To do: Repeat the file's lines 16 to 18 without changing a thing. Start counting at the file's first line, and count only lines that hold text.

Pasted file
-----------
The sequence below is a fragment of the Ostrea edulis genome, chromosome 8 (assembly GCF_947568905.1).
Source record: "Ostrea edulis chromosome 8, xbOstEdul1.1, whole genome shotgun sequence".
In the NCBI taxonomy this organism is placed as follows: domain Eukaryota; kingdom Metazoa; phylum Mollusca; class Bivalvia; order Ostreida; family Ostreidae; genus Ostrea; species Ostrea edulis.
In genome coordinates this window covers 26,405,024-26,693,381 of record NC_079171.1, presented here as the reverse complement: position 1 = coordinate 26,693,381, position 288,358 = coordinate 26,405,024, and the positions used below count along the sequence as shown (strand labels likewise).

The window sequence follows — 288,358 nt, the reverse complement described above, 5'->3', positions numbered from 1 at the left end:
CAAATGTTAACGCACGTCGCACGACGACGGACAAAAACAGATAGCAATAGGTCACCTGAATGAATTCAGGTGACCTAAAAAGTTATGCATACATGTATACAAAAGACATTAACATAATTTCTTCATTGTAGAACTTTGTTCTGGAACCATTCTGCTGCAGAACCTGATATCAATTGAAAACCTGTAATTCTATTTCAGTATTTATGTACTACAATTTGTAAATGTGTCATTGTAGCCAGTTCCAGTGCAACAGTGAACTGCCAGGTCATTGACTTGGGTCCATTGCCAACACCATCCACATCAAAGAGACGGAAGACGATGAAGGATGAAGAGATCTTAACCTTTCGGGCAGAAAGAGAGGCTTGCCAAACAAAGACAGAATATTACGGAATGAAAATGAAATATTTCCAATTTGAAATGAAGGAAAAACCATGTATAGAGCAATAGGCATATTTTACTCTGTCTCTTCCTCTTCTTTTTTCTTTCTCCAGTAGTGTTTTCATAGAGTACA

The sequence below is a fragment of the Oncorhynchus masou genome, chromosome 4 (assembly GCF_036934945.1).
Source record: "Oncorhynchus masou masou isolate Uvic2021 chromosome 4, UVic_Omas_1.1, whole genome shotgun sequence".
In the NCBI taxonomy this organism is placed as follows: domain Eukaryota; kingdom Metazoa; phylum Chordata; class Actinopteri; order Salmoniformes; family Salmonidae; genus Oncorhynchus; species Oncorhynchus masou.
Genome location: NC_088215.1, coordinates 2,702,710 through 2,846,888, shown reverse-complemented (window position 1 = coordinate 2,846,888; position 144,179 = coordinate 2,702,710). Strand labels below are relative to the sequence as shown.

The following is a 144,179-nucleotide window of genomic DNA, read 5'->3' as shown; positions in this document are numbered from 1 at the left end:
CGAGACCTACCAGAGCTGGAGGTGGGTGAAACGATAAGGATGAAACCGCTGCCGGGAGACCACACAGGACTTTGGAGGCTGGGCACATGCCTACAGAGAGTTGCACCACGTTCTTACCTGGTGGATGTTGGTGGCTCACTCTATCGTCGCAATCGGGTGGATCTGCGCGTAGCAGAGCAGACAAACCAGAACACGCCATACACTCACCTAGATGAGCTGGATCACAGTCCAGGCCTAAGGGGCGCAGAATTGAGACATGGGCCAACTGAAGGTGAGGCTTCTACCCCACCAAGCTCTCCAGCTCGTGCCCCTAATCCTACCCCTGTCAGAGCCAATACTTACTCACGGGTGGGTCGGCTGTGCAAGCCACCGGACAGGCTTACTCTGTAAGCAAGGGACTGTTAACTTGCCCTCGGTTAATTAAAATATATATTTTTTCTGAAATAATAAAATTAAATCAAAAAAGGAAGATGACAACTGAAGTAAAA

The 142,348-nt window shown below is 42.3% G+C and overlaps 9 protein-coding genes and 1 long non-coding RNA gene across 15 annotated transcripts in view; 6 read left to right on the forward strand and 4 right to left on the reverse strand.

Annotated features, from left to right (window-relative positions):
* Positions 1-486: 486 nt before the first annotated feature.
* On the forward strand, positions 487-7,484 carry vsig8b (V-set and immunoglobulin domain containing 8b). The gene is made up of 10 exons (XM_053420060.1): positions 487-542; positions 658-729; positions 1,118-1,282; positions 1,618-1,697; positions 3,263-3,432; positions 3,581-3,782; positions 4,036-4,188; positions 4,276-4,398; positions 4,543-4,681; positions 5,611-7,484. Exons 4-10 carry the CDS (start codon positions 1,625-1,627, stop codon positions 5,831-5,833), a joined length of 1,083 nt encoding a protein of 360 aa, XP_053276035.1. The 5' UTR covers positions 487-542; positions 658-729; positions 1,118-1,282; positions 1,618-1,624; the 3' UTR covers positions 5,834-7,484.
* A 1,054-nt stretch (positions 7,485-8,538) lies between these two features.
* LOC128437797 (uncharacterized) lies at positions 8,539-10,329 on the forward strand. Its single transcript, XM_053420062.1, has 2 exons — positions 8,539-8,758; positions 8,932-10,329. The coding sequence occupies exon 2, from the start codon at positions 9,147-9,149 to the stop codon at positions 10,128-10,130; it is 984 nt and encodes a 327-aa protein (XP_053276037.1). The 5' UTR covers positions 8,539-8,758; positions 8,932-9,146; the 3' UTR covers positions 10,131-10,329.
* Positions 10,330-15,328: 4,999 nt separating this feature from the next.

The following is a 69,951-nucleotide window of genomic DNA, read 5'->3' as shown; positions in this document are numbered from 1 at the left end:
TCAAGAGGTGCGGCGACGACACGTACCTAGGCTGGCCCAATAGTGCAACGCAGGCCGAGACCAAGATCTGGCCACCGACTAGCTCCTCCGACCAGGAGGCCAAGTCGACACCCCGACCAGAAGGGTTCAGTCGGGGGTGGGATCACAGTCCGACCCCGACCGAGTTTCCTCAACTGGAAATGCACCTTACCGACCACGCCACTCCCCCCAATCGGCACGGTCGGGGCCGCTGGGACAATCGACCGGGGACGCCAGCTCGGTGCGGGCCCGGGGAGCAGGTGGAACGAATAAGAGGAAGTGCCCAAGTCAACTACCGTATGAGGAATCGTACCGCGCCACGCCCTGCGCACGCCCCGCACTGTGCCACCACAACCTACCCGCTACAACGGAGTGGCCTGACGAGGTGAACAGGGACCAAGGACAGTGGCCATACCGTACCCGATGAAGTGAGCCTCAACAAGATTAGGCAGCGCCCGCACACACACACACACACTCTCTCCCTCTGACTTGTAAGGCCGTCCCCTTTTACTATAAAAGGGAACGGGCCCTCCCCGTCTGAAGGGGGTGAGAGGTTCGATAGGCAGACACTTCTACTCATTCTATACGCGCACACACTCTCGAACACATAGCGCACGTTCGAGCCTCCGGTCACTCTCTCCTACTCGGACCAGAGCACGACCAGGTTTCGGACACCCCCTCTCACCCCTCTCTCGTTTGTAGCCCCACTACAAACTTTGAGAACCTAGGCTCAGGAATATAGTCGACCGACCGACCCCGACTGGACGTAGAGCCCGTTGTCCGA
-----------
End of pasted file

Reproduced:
* On the forward strand, positions 487-7,484 carry vsig8b (V-set and immunoglobulin domain containing 8b). The gene is made up of 10 exons (XM_053420060.1): positions 487-542; positions 658-729; positions 1,118-1,282; positions 1,618-1,697; positions 3,263-3,432; positions 3,581-3,782; positions 4,036-4,188; positions 4,276-4,398; positions 4,543-4,681; positions 5,611-7,484. Exons 4-10 carry the CDS (start codon positions 1,625-1,627, stop codon positions 5,831-5,833), a joined length of 1,083 nt encoding a protein of 360 aa, XP_053276035.1. The 5' UTR covers positions 487-542; positions 658-729; positions 1,118-1,282; positions 1,618-1,624; the 3' UTR covers positions 5,834-7,484.
* A 1,054-nt stretch (positions 7,485-8,538) lies between these two features.
* LOC128437797 (uncharacterized) lies at positions 8,539-10,329 on the forward strand. Its single transcript, XM_053420062.1, has 2 exons — positions 8,539-8,758; positions 8,932-10,329. The coding sequence occupies exon 2, from the start codon at positions 9,147-9,149 to the stop codon at positions 10,128-10,130; it is 984 nt and encodes a 327-aa protein (XP_053276037.1). The 5' UTR covers positions 8,539-8,758; positions 8,932-9,146; the 3' UTR covers positions 10,131-10,329.